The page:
Three Strikes: Miguel and Albert edition


After a week in which Albert Pujols and Miguel Cabrera sometimes seemed as if they were the ONLY topics in the spring training conversation, it's a good time to remind you that they aren't just linked by off-the-field issues.



I've often said that what separates Pujols from everyone else in the game is that he's the only player in baseball who could have won an MVP award in every season of his career. But I forgot somebody else who has elevated himself into nearly the same orbit:

Miguel Cabrera.

As ESPN Stats & Info guru John Fisher points out, there are only two active players who have been in the big leagues at least five years and have received MVP votes in every season of their careers.

One is Albert, obviously (10-for-10).

The other? Cabrera (8-for-8).

Now in some ways, I'll admit, that's slightly misleading. Pujols has placed in the top 10 of all 10 of those MVP races, while Cabrera has had four finishes outside the top 10. But quite a bit of that has to do with their surrounding casts.

Cabrera has been a member of just one team that made the postseason -- the 2003 Marlins. But he didn't join that team until midseason, at age 20 -- and still got some MVP love.



Pujols, on the other hand, has made it to the postseason six times, and only once has he played for a team that had a losing record. So never forget that MVP credentials are always evaluated in the context of team performance. If the Tigers had been a bigger factor in the AL Central race last season, it says here that Miguel Cabrera would have been the MVP. Period. So if Cabrera hasn't matched Pujols' MVP finishes, that hasn't all been his fault.

I've voted long enough to understand that you can make too much of award voting. But what that voting does do is give us a window into how players were regarded in the era in which they played. And obviously, if these two guys are getting MVP votes EVERY year, that tells us plenty.

Near-misses? Ichiro has collected MVP votes in nine of his 10 seasons, but missed in 2005 (when the Mariners were busy losing 93 times and finishing 26 games out in the AL West). And if we look at players who have been around for fewer than five seasons, John Fisher finds three other men who have gotten MVP votes in every season of their careers:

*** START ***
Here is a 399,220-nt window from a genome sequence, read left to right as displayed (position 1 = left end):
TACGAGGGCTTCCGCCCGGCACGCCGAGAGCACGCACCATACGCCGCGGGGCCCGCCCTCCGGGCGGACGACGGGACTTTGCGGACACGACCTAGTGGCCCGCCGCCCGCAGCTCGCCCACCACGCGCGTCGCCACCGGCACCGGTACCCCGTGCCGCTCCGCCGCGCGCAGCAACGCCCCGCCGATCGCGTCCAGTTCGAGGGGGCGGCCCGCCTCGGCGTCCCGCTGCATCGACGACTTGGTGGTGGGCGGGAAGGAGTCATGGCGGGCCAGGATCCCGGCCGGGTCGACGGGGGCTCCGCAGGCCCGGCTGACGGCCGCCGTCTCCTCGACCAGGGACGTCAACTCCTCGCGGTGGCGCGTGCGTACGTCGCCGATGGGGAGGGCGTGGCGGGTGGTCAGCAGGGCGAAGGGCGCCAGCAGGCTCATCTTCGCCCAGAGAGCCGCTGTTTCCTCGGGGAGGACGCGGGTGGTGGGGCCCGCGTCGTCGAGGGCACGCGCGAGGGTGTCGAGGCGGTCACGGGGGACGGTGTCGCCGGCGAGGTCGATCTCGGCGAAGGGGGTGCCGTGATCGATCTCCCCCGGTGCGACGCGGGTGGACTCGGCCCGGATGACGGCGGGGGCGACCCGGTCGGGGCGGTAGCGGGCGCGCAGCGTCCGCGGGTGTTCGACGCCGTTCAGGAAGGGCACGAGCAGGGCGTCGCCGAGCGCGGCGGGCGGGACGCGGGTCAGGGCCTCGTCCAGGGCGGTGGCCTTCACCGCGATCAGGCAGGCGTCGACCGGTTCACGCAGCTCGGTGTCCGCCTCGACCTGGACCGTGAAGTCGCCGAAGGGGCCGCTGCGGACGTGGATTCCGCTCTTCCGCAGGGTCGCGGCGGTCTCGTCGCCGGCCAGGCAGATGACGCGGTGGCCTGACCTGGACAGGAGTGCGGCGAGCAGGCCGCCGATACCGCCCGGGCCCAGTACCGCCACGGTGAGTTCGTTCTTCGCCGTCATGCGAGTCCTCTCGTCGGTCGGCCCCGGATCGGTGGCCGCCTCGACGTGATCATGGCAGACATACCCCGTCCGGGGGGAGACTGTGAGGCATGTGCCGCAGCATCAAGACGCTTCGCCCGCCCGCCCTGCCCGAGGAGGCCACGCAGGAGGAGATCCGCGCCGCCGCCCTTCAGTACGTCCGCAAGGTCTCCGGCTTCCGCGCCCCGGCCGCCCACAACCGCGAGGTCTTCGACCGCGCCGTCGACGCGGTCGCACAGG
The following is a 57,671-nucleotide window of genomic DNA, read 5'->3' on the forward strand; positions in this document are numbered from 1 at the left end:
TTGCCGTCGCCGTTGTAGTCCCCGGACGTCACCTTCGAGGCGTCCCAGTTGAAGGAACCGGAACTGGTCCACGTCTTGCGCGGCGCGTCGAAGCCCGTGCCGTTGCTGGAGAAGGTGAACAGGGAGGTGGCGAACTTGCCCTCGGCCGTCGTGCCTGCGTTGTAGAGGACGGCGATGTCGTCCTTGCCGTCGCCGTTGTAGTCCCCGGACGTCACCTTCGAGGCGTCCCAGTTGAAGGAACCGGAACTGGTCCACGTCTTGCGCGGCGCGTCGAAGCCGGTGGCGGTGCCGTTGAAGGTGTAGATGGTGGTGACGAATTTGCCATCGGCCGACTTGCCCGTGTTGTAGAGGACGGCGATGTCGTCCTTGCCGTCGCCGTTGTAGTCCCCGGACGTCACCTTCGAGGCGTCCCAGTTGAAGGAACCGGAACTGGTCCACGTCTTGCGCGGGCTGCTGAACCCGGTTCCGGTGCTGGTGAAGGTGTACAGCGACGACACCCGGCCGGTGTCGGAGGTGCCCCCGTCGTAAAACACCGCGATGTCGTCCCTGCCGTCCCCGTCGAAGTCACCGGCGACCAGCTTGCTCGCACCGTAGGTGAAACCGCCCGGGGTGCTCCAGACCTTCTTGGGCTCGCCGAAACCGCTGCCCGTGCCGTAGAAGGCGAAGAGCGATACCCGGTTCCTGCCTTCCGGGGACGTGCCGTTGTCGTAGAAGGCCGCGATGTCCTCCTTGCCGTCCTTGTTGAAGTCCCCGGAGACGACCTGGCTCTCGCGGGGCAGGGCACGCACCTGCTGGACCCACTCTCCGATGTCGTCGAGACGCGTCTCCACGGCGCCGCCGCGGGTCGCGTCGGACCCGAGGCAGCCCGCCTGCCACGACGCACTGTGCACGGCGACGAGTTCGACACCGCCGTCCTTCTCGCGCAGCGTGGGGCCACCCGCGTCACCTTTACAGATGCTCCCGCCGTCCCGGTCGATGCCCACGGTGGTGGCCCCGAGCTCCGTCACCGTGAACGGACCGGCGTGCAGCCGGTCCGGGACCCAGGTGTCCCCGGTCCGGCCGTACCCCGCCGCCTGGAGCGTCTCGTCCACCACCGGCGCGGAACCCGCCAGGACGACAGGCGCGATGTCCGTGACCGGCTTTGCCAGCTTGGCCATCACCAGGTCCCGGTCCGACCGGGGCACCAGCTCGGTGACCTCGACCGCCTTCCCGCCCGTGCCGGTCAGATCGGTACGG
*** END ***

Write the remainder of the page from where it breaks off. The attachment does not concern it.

Ryan Braun (four for four)

Evan Longoria (three for three)

Jason Heyward (one for one)

Good group. But if they're still on this list in 2015, only then can we start stacking them up against Albert Pujols and Miguel Cabrera.


Loyal reader Jason Berman did some tremendous research after reading the column last week in which I compared Pujols with the great Stan Musial.

In that column, I ruminated on (and asked Tony La Russa) how likely it would have been for Musial to have played his whole career in St. Louis if he'd been a player of THIS generation. Take a look. It's safe to say that neither of us had the answer.

But as Berman points out, when we look back on the great players of yesteryear, one of the biggest myths of modern times is that once upon a time, teams almost always hung onto their stars forever.

Berman took a look at the top 25 vote-getters in the first Hall of Fame class in 1936. He found that only FOUR never changed teams (or franchises) in their careers: Walter Johnson, Lou Gehrig, Pie Traynor and Honus Wagner (assuming you count the Louisville Colonels and the Pittsburgh Pirates as one franchise).

That group was so accomplished that 24 of those 25 players eventually made the Hall of Fame. But here's a breakdown of how many teams they played for:

• Two teams: Ty Cobb, Christy Mathewson, Mickey Cochrane, Ed Walsh, Frankie Frisch, Lefty Grove.

• Three teams: Babe Ruth, Nap Lajoie, George Sisler, Eddie Collins, Pete Alexander, Ed Delahanty.

• Four teams: Tris Speaker, Cy Young, Jimmy Collins, Wee Willie Keeler, Jimmie Foxx.

• Five teams: Rogers Hornsby, Roger Bresnahan, Rube Waddell, Hal Chase.

So as this list clearly shows, it wasn't so much that great players didn't change teams back then. It's that they couldn't -- unless their team decided it was time to wave sayonara. If a player stayed with a team through his entire career, that wasn't about loyalty. It was about control.

Back then, the player held no cards. But in nine months, Albert Pujols will hold all 52 in the deck. Even Stan Musial would acknowledge that's a bigggg difference.


In the last edition of this blog, we took a look at Andy Pettitte's legacy -- as one of the few pitchers who ever lived who never had a losing season. Check it out. But we never did settle on exactly how many other pitchers were in that group.

Now, with the help of ESPN's Mark Simon and the Elias Sports Bureau, we have a definitive list of all pitchers in history who pitched at least 10 years and never had a sub-.500 season. Six great names:

Elite class

(* -- with at least one decision)